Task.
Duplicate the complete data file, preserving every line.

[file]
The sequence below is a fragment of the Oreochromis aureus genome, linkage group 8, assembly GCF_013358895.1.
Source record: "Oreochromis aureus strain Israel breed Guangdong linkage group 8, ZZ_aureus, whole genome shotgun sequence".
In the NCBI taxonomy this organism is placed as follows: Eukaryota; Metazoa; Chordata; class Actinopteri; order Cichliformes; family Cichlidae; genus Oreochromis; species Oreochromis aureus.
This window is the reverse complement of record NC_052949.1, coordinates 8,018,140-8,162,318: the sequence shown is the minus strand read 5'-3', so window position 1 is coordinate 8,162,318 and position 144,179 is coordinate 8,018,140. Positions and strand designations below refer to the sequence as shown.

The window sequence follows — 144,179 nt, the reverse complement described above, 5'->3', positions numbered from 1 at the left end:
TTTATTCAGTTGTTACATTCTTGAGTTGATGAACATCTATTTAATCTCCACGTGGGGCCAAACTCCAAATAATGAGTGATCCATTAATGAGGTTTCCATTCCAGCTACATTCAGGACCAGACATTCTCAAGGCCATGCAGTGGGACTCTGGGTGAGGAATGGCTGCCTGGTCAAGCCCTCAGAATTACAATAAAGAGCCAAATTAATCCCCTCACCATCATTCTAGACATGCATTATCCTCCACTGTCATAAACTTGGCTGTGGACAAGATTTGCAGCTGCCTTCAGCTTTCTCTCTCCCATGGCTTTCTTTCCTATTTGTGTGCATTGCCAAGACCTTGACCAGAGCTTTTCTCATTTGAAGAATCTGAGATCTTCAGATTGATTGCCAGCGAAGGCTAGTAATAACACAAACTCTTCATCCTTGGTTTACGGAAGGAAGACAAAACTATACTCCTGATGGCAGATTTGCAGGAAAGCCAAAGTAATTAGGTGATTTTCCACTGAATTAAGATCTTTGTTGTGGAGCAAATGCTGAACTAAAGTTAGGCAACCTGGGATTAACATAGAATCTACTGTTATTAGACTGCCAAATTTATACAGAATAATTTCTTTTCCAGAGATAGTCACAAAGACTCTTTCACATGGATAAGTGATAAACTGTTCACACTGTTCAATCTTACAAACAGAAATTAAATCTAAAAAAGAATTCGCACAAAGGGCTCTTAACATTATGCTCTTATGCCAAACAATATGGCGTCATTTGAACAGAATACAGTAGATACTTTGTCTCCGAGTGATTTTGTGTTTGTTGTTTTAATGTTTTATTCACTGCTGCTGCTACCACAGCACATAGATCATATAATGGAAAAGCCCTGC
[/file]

The sequence below is a fragment of the Oreochromis aureus genome, linkage group 8, assembly GCF_013358895.1.
Source record: "Oreochromis aureus strain Israel breed Guangdong linkage group 8, ZZ_aureus, whole genome shotgun sequence".
In the NCBI taxonomy this organism is placed as follows: Eukaryota; Metazoa; Chordata; class Actinopteri; order Cichliformes; family Cichlidae; genus Oreochromis; species Oreochromis aureus.
This window is the reverse complement of record NC_052949.1, coordinates 8,018,140-8,162,318: the sequence shown is the minus strand read 5'-3', so window position 1 is coordinate 8,162,318 and position 144,179 is coordinate 8,018,140. Positions and strand designations below refer to the sequence as shown.

The window sequence follows — 144,179 nt, the reverse complement described above, 5'->3', positions numbered from 1 at the left end:
TTTATTCAGTTGTTACATTCTTGAGTTGATGAACATCTATTTAATCTCCACGTGGGGCCAAACTCCAAATAATGAGTGATCCATTAATGAGGTTTCCATTCCAGCTACATTCAGGACCAGACATTCTCAAGGCCATGCAGTGGGACTCTGGGTGAGGAATGGCTGCCTGGTCAAGCCCTCAGAATTACAATAAAGAGCCAAATTAATCCCCTCACCATCATTCTAGACATGCATTATCCTCCACTGTCATAAACTTGGCTGTGGACAAGATTTGCAGCTGCCTTCAGCTTTCTCTCTCCCATGGCTTTCTTTCCTATTTGTGTGCATTGCCAAGACCTTGACCAGAGCTTTTCTCATTTGAAGAATCTGAGATCTTCAGATTGATTGCCAGCGAAGGCTAGTAATAACACAAACTCTTCATCCTTGGTTTACGGAAGGAAGACAAAACTATACTCCTGATGGCAGATTTGCAGGAAAGCCAAAGTAATTAGGTGATTTTCCACTGAATTAAGATCTTTGTTGTGGAGCAAATGCTGAACTAAAGTTAGGCAACCTGGGATTAACATAGAATCTACTGTTATTAGACTGCCAAATTTATACAGAATAATTTCTTTTCCAGAGATAGTCACAAAGACTCTTTCACATGGATAAGTGATAAACTGTTCACACTGTTCAATCTTACAAACAGAAATTAAATCTAAAAAAGAATTCGCACAAAGGGCTCTTAACATTATGCTCTTATGCCAAACAATATGGCGTCATTTGAACAGAATACAGTAGATACTTTGTCTCCGAGTGATTTTGTGTTTGTTGTTTTAATGTTTTATTCACTGCTGCTGCTACCACAGCACATAGATCATATAATGGAAAAGCCCTGC